I’ve often been asked to join a minyan, a quorum of ten. But I am never asked to join “so we can say Barchu” (a prayer only recited with a minyan) or “so we can do a full Amidah” (also done only with a minyan). It is invariably so someone can say Kaddish, the prayer for the dead.
The obvious reason is to come to the aid of one who grieves. Saying Kaddish is usually a more urgent emotional need than other prayers. However, we might also see it as a tribute to the one who has died.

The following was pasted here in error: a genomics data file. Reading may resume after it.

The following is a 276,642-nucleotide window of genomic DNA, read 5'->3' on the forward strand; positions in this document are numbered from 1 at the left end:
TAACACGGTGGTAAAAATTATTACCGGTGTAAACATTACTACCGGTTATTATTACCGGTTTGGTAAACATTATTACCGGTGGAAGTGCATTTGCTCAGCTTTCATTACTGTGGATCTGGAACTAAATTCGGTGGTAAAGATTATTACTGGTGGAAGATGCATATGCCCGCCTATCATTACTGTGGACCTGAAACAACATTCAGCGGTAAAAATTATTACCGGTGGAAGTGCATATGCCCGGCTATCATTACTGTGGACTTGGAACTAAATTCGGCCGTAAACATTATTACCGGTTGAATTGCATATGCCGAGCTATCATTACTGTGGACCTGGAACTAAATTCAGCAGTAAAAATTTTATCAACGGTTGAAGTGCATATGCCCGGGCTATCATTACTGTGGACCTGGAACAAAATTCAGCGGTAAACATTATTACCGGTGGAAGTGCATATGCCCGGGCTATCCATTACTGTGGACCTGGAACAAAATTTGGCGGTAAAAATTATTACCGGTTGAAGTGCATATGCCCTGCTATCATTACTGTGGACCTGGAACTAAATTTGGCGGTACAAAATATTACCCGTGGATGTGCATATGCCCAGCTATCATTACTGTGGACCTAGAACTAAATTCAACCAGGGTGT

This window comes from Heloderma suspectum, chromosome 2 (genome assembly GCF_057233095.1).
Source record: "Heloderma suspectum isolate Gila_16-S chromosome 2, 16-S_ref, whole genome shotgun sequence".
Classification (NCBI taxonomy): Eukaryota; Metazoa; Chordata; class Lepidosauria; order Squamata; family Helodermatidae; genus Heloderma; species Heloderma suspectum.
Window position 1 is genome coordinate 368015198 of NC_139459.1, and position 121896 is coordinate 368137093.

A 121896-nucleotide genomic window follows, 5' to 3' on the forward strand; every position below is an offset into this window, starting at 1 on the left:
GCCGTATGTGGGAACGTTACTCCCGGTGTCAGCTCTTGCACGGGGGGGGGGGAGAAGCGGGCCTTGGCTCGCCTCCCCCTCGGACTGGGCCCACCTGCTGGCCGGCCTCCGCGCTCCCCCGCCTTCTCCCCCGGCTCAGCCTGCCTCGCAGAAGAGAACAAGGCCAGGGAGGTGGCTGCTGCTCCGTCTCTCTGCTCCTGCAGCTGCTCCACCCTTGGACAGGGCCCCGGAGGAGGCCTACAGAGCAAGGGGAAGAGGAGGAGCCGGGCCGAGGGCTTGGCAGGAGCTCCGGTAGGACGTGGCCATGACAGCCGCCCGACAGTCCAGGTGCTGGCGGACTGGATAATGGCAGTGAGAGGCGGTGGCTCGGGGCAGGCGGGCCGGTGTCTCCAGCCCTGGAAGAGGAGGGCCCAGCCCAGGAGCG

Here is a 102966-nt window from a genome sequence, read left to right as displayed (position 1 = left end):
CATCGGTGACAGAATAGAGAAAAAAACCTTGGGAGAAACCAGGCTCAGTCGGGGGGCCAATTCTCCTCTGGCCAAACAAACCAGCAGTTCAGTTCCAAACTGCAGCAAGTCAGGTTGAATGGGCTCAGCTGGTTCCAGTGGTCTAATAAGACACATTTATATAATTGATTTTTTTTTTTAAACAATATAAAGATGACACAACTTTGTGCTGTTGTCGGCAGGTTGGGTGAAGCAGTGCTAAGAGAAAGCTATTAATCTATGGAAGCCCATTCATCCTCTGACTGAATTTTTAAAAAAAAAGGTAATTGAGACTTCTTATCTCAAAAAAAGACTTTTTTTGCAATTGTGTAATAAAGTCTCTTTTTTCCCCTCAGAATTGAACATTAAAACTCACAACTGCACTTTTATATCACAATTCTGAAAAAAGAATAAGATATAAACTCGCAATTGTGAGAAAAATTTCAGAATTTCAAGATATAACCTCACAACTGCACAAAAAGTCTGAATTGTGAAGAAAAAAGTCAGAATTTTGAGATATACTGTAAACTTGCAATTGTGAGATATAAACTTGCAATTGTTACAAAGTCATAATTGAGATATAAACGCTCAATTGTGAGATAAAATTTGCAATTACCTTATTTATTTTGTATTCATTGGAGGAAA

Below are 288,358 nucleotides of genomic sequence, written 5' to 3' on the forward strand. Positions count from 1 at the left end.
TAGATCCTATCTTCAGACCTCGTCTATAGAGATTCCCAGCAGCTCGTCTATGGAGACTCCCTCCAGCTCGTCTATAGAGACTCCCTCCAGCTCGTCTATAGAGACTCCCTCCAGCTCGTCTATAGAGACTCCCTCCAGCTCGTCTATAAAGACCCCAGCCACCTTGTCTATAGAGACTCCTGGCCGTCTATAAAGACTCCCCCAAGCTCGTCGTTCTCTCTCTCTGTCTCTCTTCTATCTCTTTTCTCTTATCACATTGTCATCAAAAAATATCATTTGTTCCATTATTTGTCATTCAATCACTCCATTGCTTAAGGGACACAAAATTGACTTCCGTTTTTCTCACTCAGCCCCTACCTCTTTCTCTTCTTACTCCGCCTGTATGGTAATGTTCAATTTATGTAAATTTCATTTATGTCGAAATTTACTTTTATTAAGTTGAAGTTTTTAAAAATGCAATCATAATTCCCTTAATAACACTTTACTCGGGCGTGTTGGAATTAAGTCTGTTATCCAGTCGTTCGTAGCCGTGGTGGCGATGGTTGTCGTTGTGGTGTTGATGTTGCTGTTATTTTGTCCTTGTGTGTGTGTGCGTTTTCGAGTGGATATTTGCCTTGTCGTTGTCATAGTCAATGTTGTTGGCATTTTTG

When we join together for a minyan we declare — even though we may not know this person, he or she was a part of the Jewish people. Each loss is a loss to all. We gather to let the mourners know that we too mourn, not as individuals, but as Klal Yisrael, the people of Israel. We pray that the bereaved will be comforted “among the mourners of Zion and Jerusalem.” No one weeps alone. To rephrase the poet, every Jews’ death diminishes the Jewish people. Join a minyan and share in the solidarity of grief.